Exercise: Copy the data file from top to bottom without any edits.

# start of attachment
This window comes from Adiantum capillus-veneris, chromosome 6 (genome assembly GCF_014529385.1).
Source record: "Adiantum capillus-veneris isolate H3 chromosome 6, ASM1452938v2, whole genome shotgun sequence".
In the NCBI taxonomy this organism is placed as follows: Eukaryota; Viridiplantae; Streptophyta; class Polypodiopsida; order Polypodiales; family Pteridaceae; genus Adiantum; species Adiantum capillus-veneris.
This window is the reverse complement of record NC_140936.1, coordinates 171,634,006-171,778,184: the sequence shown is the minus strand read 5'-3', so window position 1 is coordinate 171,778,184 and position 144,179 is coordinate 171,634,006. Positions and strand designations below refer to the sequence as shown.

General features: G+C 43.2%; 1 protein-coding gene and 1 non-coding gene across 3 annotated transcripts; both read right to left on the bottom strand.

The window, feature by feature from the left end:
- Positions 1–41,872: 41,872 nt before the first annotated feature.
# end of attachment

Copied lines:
This window comes from Adiantum capillus-veneris, chromosome 6 (genome assembly GCF_014529385.1).
Source record: "Adiantum capillus-veneris isolate H3 chromosome 6, ASM1452938v2, whole genome shotgun sequence".
In the NCBI taxonomy this organism is placed as follows: Eukaryota; Viridiplantae; Streptophyta; class Polypodiopsida; order Polypodiales; family Pteridaceae; genus Adiantum; species Adiantum capillus-veneris.
This window is the reverse complement of record NC_140936.1, coordinates 171,634,006-171,778,184: the sequence shown is the minus strand read 5'-3', so window position 1 is coordinate 171,778,184 and position 144,179 is coordinate 171,634,006. Positions and strand designations below refer to the sequence as shown.

General features: G+C 43.2%; 1 protein-coding gene and 1 non-coding gene across 3 annotated transcripts; both read right to left on the bottom strand.

The window, feature by feature from the left end:
- Positions 1–41,872: 41,872 nt before the first annotated feature.